Applying for Rhodes, Marshall, Gates, Truman and Other Highly Competitive Graduate Scholarships
The Office of Distinguished Graduates assists our most accomplished students with the process of applying for highly competitive scholarships. These types of scholarships are most realistic for students who have compiled outstanding academic records (3.7 or 3.8 and above grade point averages); have evidence of outstanding performance in a wide range of extra-curricular areas; and display personal traits of leadership, character, moral courage, physical vigor, protection of the weak, willingness to "fight the world's fight," and community service.
How to Apply
All interested students are warmly invited and encouraged to submit a preliminary expression of interest in applying. Please prepare the items as below as a "first screen" for potential applicants. These are designed to become the basis for the full-fledged, final applications:
- Unofficial College Transcript
- An outline of a first draft 1,000 word personal essay - This should be a rough outline setting forth the key elements of a personal statement that, in time and with pluck, will become a painstakingly prepared and economically eloquent statement on "who you are, what makes you tick, your passions, your aspirations."
- Curriculum Vitae - A rough draft of a list of principal accomplishments, extra-curricular activities, community service, religious or spiritual activities, awards, commendations, hobbies, athletic pursuits, and all other noteworthy items that define you as a person.
- Brief statement of proposed course of study and why you are qualified - Please, if possible, explain which university you are interested in and, if relevant, with which professor or department.
- Names of Referees for Letters of Recommendation - Provide the names and titles of at least 5 and no more than 8 potential referees whom you believe would be willing to write letters of reference for you. Typically the best array of letters is diverse - with ample representation of sources who know the candidate well in many different contexts ranging from academic to extra-curricular.
Students are encouraged to submit the above items to Bud Sheppard. Please take note that each candidate must procure a Letter of Endorsement from Gonzaga University. Participation in the process described here is a prerequisite to the University's decision to grant this endorsement.
For detailed information on specific scholarships, please consult the following links:
Barry M. Goldwater Scholarships
Morris K Udall and Stewart L. Udall Foundation Scholarships
NSEP Boren Awards for International Study
Fulbright Scholarships - Please see Gonzaga University Professor Meagan Ciesla, Fulbright Advisor, English Department
A Note From Our Office
Spending three years earning a doctorate at New College, Oxford University, England on a Rhodes Scholarship was a highlight of my education and life. President Thayne McCulloh has asked me to help identify and guide Gonzaga’s most accomplished, versatile and promising students with respect to applying for distinguished graduate scholarships.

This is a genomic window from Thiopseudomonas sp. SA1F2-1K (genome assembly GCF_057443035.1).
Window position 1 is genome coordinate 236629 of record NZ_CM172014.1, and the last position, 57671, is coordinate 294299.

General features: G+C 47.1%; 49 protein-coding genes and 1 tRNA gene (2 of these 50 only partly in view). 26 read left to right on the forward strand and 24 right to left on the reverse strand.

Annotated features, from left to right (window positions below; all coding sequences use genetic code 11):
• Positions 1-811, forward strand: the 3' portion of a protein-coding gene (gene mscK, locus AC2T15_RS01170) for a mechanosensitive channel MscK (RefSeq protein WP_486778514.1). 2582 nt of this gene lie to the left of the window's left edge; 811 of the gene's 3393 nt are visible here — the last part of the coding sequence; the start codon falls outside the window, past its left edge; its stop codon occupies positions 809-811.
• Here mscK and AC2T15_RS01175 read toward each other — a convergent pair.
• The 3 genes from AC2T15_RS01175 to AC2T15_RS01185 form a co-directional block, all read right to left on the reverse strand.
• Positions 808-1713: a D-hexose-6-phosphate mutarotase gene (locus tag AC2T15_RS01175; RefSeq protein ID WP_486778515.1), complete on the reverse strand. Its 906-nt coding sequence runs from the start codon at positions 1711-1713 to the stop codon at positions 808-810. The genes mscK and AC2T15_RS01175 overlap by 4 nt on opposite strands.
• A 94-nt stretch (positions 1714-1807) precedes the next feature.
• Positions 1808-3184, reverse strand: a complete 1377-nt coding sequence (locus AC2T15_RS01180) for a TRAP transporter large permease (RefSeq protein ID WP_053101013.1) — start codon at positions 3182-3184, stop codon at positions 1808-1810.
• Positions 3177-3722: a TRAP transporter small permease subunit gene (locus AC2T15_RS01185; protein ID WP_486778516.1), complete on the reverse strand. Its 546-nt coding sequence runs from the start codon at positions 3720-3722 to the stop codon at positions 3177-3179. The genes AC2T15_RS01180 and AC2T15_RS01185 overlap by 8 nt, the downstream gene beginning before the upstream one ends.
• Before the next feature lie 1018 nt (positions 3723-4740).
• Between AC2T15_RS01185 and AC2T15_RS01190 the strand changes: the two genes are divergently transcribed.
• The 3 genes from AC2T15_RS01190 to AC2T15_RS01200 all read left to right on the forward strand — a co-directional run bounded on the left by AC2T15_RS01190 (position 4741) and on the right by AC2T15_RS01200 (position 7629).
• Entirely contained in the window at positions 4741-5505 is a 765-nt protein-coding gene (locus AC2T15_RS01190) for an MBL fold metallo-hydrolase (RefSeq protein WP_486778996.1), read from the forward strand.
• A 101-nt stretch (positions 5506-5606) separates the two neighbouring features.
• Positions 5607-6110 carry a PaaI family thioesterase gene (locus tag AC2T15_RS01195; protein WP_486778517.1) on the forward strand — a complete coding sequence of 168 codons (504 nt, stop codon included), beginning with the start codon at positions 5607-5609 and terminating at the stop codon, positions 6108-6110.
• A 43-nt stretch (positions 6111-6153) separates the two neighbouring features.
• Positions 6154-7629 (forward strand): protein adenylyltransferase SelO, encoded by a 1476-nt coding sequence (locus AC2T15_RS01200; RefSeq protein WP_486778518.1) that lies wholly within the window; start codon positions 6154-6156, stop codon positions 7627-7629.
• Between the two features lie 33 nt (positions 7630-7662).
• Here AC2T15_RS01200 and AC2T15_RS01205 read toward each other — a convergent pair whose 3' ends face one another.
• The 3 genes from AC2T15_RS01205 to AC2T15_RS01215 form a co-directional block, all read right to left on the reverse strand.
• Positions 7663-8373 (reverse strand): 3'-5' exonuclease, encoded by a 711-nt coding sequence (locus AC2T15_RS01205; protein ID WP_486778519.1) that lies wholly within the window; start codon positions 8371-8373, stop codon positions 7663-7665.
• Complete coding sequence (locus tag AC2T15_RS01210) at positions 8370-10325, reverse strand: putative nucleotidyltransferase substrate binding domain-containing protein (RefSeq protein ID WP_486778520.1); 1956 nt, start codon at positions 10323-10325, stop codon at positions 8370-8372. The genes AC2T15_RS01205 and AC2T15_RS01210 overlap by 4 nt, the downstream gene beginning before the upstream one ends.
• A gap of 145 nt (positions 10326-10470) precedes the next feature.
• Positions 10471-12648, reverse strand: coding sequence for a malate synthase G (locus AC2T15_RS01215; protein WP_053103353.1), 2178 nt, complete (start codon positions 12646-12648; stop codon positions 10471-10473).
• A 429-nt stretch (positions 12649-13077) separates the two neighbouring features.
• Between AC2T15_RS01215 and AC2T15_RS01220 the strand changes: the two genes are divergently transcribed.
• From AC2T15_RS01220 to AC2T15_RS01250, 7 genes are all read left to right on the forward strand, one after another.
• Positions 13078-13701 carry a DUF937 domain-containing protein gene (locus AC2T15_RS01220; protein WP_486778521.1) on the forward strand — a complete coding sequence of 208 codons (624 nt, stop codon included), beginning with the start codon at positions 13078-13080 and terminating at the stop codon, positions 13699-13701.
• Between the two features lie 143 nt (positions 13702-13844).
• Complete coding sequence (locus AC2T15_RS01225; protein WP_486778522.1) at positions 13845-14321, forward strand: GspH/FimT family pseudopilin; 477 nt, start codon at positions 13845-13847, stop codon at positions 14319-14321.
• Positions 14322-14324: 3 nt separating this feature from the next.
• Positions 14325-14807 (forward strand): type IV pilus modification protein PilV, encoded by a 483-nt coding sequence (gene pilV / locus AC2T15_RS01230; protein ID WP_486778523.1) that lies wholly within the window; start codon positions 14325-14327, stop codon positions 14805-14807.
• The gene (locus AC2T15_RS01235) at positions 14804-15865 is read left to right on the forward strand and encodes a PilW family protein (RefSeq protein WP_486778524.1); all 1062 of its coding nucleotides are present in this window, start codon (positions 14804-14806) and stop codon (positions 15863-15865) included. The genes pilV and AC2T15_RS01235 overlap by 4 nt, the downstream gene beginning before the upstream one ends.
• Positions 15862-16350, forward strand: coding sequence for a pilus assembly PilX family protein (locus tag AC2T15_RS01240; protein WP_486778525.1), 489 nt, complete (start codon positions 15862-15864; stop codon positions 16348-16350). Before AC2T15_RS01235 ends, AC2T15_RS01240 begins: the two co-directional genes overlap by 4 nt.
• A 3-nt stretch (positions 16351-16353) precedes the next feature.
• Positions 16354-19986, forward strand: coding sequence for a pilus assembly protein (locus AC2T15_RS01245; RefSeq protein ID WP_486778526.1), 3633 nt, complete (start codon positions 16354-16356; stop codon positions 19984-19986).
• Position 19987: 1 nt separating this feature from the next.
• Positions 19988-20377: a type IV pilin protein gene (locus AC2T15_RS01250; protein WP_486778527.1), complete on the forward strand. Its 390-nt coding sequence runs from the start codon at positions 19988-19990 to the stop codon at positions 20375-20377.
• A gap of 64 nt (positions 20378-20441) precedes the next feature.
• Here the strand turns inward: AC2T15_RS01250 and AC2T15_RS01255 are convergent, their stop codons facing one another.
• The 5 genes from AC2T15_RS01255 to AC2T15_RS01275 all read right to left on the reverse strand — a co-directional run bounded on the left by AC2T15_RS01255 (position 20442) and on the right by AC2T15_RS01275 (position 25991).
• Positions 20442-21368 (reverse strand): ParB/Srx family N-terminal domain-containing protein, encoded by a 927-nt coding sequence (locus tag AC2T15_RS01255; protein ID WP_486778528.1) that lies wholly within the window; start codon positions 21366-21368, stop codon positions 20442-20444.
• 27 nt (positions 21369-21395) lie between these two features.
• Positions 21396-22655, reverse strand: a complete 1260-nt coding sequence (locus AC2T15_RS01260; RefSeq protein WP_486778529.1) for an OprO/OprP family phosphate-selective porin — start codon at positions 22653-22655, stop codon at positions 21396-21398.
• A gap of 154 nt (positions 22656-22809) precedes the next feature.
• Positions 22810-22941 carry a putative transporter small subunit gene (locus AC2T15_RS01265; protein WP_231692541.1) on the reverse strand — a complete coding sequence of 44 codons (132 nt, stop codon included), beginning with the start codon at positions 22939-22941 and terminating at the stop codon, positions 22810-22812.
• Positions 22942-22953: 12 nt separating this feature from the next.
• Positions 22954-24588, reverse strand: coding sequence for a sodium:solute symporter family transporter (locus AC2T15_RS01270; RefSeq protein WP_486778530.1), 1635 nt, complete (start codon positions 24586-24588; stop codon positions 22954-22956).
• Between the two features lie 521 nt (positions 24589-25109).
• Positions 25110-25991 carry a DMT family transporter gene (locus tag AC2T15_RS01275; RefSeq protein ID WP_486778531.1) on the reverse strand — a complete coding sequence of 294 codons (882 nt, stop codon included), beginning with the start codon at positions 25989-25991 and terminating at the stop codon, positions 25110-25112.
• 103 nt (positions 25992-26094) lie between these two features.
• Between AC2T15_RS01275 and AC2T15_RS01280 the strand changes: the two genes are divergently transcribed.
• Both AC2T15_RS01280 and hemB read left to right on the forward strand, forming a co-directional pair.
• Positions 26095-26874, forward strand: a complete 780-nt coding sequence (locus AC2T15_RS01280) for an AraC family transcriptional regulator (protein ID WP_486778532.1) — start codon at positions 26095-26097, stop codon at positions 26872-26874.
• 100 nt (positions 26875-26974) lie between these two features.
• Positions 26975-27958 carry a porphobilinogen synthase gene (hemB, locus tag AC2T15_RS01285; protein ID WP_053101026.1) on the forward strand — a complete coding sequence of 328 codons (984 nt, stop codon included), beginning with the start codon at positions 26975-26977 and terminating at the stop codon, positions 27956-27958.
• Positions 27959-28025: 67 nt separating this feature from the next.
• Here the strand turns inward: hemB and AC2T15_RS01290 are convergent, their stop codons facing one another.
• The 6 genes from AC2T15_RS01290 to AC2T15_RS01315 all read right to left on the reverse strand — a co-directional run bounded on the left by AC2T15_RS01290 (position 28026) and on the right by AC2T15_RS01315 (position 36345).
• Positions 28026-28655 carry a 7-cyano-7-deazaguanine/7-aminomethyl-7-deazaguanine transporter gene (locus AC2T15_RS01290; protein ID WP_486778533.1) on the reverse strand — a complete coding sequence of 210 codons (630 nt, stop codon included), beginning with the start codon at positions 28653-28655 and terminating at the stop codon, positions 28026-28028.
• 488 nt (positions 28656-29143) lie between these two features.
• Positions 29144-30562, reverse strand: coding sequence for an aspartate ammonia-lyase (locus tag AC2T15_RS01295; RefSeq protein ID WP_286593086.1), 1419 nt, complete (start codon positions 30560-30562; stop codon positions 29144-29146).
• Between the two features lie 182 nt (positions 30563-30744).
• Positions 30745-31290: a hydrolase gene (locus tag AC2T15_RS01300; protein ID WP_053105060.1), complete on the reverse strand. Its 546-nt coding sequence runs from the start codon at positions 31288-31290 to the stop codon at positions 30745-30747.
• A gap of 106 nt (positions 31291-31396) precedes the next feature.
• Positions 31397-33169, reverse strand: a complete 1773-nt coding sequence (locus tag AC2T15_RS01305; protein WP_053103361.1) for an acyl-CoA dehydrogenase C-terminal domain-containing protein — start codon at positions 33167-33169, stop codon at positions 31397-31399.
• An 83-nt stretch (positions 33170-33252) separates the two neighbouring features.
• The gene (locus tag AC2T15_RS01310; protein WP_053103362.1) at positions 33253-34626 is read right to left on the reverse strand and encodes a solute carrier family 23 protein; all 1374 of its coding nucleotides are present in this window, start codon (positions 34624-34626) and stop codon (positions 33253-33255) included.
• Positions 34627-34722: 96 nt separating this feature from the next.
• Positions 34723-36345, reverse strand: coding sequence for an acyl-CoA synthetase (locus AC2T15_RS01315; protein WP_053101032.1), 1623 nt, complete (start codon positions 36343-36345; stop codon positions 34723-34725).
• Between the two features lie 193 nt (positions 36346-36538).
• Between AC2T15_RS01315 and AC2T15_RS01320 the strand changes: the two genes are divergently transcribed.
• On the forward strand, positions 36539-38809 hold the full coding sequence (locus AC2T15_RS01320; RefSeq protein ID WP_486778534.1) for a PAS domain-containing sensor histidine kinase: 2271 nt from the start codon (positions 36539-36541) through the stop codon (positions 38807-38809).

Foreign study and travel often become revered opportunities to expand students’ world views and cultural horizons. They sometimes emerge as much more than that: a seminal or even transformational experience. A period of graduate study abroad helps students gain the self-knowledge, confidence, and new perspectives on their own country, school, work and life which in turn assists in developing core values, passions, career paths and other critical, personal objectives.
All qualified students are warmly invited and encouraged to make an appointment to come talk with me. I follow a policy of "gentle but total candor." This is to say that I will tell you honestly whether I think you are a credible candidate or not. If you work with me, I will also be relentlessly committed to helping you to produce your very best work. I will help steer you in the direction which, in my opinion, appears the most promising. I cannot assure that you, or anyone, will receive a scholarship -- or even be invited to a "finals" interview (a tremendous accomplishment in itself). What I can guarantee is that, if you decide to commit yourself to working arduously on one or more of these applications, and I agree, you will receive probing, critical, sustained and constructive advice on everything from your writing, ideas, logic, and word choice... to your performance in practice interviews, and a whole lot more. I can also advise that you will emerge with a dossier of your own work of which you will be proud, and which will also serve you well in your applications for graduate schools, grants, internships, and jobs for some years to come.
Burton D. Sheppard, Esq.
B.A., J.D., D. Phil. (Oxon.)